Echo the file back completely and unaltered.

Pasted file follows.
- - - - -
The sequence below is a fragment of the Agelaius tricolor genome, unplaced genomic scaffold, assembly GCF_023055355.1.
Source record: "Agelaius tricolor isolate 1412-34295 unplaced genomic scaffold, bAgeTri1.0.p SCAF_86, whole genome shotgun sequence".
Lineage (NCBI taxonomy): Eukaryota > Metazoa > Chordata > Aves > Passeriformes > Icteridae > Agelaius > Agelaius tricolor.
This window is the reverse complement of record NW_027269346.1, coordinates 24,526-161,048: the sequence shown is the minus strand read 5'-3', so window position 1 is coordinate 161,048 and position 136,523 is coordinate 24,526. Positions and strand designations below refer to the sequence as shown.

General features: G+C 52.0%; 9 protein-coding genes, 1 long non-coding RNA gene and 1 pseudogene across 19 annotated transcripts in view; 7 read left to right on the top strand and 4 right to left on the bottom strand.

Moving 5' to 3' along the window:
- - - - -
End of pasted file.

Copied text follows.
The sequence below is a fragment of the Agelaius tricolor genome, unplaced genomic scaffold, assembly GCF_023055355.1.
Source record: "Agelaius tricolor isolate 1412-34295 unplaced genomic scaffold, bAgeTri1.0.p SCAF_86, whole genome shotgun sequence".
Lineage (NCBI taxonomy): Eukaryota > Metazoa > Chordata > Aves > Passeriformes > Icteridae > Agelaius > Agelaius tricolor.
This window is the reverse complement of record NW_027269346.1, coordinates 24,526-161,048: the sequence shown is the minus strand read 5'-3', so window position 1 is coordinate 161,048 and position 136,523 is coordinate 24,526. Positions and strand designations below refer to the sequence as shown.

General features: G+C 52.0%; 9 protein-coding genes, 1 long non-coding RNA gene and 1 pseudogene across 19 annotated transcripts in view; 7 read left to right on the top strand and 4 right to left on the bottom strand.

Moving 5' to 3' along the window: